Tuition and fees at most community colleges are pretty reasonable these days, about $3,500 a year. Which is why the vast majority of community college students don't take out loans to cover their costs. But, according to the Institute for College Access and Success, a non-profit advocacy group based in California, nearly a million community college students who do need help paying for school don't have access to federal student loans.
Debbie Cochrane, research director at TICAS, surveyed some 1,100 institutions and found that 237 simply don't participate in the federal student loan program. So, for their students,federal loans aren't an option. And that, says Cochrane, puts lots of students in a financial bind.
The American Association of Community Colleges doesn't dispute these numbers, but Senior Vice President David Baime says there's a perfectly good reason why one-fifth of the nation's community colleges don't offer federal student loans.
"The primary concern of the institutions' presidents, on balance, is the severe consequence of student loan defaults," Baime says. "Over 1 out of every 5 of our students defaults on a federal student loan within 3 years of entering repayment."
The problem for community colleges, says Baime, is that schools with a 30-40 percent default rate - or worse - can be banned from receiving any kind of federal aid. Many schools that don't participate in the federal student loan program still depend on other sources of federal help, like Pell grants, scholarships and funding for work-study programs. To protect that funding, some schools choose to forego the loan program entirely.
Debbie Cochrane says, as a result, nearly a million students who need to borrow from the federal government to cover their community college costs can't. Hardest hit are low-income black, Latino and Native American students.
"In some states it's quite extreme," says Cochrane. She points to Alabama, where almost 64 percent of low-income black students in community college don't have access to federal loans. In Alaska, 60 percent of low-income Native American students attend schools that don't offer federal student loans.
David Baime says, while federal loans are critical for many students to finance their education, for schools "the consequences of default are so significant and long-lasting that it's a double-edged sword."
As long as that's the case, Baime warns, many community colleges will stay out of the federal student loan program.
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From NPR News, this is ALL THINGS CONSIDERED. I'm Audie Cornish.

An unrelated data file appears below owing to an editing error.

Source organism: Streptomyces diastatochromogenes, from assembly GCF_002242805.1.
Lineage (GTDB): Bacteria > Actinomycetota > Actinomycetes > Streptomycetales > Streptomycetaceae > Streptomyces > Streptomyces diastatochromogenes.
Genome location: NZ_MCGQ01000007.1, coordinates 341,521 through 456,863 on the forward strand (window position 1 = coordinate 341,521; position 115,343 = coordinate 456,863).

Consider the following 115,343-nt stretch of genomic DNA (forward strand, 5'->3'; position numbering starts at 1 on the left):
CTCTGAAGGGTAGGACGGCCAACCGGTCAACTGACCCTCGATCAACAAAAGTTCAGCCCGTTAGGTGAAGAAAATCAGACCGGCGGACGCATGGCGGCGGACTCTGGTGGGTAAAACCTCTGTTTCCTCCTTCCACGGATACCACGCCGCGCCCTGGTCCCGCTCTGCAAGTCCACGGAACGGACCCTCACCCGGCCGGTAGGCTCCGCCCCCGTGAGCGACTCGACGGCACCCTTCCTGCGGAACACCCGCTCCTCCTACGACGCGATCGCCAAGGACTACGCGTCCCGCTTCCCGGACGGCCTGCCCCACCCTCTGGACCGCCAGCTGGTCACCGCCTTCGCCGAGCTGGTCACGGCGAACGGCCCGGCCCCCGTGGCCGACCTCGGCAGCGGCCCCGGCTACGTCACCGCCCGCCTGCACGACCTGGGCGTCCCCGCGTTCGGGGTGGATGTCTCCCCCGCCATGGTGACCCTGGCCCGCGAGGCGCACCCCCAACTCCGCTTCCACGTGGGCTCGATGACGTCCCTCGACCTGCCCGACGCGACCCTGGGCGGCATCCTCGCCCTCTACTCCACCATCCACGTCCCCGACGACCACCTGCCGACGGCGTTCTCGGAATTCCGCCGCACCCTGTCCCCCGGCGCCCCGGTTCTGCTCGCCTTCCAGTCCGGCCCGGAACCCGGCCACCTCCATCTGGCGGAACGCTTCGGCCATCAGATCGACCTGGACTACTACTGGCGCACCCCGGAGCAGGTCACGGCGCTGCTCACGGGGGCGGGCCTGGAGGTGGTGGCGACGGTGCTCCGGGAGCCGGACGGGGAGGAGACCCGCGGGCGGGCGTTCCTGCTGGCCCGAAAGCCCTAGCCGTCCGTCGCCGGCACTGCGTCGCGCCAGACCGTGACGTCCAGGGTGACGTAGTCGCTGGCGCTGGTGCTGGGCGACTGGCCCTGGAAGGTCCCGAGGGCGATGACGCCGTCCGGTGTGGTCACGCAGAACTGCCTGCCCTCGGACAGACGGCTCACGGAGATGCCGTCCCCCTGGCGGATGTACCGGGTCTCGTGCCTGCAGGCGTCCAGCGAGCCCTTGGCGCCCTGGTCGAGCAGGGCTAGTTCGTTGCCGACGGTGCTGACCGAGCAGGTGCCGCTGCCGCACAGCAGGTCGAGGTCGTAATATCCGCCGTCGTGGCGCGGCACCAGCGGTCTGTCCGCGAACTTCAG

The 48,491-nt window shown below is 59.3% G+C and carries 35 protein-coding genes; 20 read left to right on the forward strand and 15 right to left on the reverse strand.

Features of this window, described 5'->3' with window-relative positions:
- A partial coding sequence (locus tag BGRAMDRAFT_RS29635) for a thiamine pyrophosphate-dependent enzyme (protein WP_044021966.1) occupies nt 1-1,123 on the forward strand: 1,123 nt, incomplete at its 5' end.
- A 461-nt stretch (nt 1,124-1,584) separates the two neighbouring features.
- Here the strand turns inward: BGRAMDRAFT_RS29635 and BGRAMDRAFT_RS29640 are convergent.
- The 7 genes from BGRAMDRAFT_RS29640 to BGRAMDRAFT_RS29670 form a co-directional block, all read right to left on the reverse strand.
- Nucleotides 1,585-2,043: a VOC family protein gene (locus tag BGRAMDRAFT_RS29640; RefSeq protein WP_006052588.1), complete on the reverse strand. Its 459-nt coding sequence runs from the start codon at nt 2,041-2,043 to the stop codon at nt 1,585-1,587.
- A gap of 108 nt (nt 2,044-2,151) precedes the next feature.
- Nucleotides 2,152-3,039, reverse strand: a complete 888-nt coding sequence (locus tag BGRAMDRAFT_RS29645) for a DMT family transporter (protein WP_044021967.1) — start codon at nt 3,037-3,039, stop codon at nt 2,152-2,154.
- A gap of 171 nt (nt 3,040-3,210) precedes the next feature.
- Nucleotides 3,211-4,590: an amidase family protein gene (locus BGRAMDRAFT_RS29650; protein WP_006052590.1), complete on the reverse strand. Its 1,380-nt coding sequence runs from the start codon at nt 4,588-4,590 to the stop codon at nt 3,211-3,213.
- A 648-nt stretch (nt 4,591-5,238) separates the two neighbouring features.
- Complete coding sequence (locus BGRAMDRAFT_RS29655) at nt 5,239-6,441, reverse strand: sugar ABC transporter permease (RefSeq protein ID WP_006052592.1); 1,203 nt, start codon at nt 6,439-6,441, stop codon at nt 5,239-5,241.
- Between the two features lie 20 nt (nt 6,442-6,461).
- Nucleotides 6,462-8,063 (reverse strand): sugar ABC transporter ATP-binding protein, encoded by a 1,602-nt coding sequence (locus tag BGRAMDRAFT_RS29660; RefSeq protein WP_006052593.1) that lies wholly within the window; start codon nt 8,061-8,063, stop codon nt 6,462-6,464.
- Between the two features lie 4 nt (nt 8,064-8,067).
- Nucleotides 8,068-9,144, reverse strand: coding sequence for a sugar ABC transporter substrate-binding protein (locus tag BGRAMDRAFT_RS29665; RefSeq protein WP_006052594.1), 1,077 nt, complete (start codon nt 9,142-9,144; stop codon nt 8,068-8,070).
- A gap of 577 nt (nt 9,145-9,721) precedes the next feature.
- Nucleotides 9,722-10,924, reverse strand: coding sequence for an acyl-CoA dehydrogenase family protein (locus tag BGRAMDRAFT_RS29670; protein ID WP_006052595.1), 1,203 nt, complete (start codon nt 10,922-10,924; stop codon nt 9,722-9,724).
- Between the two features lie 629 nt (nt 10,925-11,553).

ROBERT SIEGEL, HOST:
And I'm Robert Siegel. Tuition and fees at most community colleges these days are pretty reasonable. But according to a new report, nearly a million students who do need help covering the cost don't have access to federal student loans. NPR's Claudio Sanchez explains why.
CLAUDIO SANCHEZ, BYLINE: The Institute for College Access and Success, a nonprofit advocacy group based in California, found that community colleges students in at least 30 states cannot get federal loans. That's because the schools they attend don't participate in the program. Tuition and fees at most of these schools can be pretty low - about $3,500 a year. But the total cost for full-time community college students can go as high as $15,000. For many of those students it's impossible to stay in school without borrowing, and Debbie Cochrane, the author of the report, says...
DEBBIE COCHRANE: So, for those who do need to borrow, federal student loans are undoubtedly the safest, most affordable option.
SANCHEZ: But they're not an option at 237 community colleges across the country. The reason...
DAVID BAIME: The primary concern of the Institution's presidents on balance is the severe consequence of student loan default.
SANCHEZ: David Baime is with the American Association of Community Colleges.
BAIME: And it's very disturbing, but it is a fact that over 1 out of every 5 of our students defaults on a federal student loan within three years of entering repayment.
SANCHEZ: That's a problem for some community colleges because any school with a 30 to 40 percent default rate or worse can be banned entirely from the federal student aid program, which could mean losing access to other federal help they depend on like Pell grants, scholarships and work-study programs. So, the logic goes, why risk losing those programs when most community college students don't need federal loans to begin with? But Debbie Cochrane of the Institute for College Access and Success says that's not a good enough reason for not offering students federal loans as an option, especially when it's mostly black, Latino and Native American students who are losing out.
COCHRANE: And in some of the states it's quite extreme. You know, Alabama - 63.7 percent of African-American students lack access.
SANCHEZ: In Tennessee, nearly 60 percent of low-income black students attend community colleges that do not offer student loans. In Alaska, it's 60 percent of low-income Native American students who don't have access.
BAIME: Low-income and minority students are precisely the students who are most at risk of defaulting on student loans in general.
SANCHEZ: Again, David Baime.
BAIME: Giving students loans - while critical for many of our students to finance their educations, the consequences of default are so significant and long-lasting, they are, in fact, a double-edged sword.
SANCHEZ: And as long as that's the case, Baime says, hundreds of community colleges will stay out of the federal student loan program. Claudio Sanchez, NPR News. Transcript provided by NPR, Copyright NPR.